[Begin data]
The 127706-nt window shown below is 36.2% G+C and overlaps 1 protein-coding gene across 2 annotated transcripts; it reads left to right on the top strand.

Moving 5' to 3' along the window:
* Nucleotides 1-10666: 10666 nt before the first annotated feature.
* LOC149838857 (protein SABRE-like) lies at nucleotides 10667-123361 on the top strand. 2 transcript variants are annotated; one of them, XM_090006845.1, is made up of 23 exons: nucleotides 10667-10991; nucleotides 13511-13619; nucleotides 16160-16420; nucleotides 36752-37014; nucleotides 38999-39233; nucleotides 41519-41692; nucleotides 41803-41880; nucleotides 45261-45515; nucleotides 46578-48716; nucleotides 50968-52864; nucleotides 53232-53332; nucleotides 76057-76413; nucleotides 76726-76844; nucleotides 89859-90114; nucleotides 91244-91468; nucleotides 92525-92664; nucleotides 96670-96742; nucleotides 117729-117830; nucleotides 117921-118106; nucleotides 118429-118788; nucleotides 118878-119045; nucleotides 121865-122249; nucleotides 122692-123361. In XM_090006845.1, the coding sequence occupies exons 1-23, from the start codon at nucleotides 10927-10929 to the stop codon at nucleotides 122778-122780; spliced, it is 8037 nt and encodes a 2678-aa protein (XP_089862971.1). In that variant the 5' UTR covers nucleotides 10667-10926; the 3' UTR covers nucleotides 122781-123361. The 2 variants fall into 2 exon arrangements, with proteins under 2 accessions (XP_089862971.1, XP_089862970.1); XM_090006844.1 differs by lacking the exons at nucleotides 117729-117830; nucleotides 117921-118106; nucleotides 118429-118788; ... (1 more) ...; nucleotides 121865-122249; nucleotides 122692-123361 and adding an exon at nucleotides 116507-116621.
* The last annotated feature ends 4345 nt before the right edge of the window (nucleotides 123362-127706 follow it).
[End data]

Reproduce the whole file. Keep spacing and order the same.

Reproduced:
The 127706-nt window shown below is 36.2% G+C and overlaps 1 protein-coding gene across 2 annotated transcripts; it reads left to right on the top strand.

Moving 5' to 3' along the window:
* Nucleotides 1-10666: 10666 nt before the first annotated feature.
* LOC149838857 (protein SABRE-like) lies at nucleotides 10667-123361 on the top strand. 2 transcript variants are annotated; one of them, XM_090006845.1, is made up of 23 exons: nucleotides 10667-10991; nucleotides 13511-13619; nucleotides 16160-16420; nucleotides 36752-37014; nucleotides 38999-39233; nucleotides 41519-41692; nucleotides 41803-41880; nucleotides 45261-45515; nucleotides 46578-48716; nucleotides 50968-52864; nucleotides 53232-53332; nucleotides 76057-76413; nucleotides 76726-76844; nucleotides 89859-90114; nucleotides 91244-91468; nucleotides 92525-92664; nucleotides 96670-96742; nucleotides 117729-117830; nucleotides 117921-118106; nucleotides 118429-118788; nucleotides 118878-119045; nucleotides 121865-122249; nucleotides 122692-123361. In XM_090006845.1, the coding sequence occupies exons 1-23, from the start codon at nucleotides 10927-10929 to the stop codon at nucleotides 122778-122780; spliced, it is 8037 nt and encodes a 2678-aa protein (XP_089862971.1). In that variant the 5' UTR covers nucleotides 10667-10926; the 3' UTR covers nucleotides 122781-123361. The 2 variants fall into 2 exon arrangements, with proteins under 2 accessions (XP_089862971.1, XP_089862970.1); XM_090006844.1 differs by lacking the exons at nucleotides 117729-117830; nucleotides 117921-118106; nucleotides 118429-118788; ... (1 more) ...; nucleotides 121865-122249; nucleotides 122692-123361 and adding an exon at nucleotides 116507-116621.
* The last annotated feature ends 4345 nt before the right edge of the window (nucleotides 123362-127706 follow it).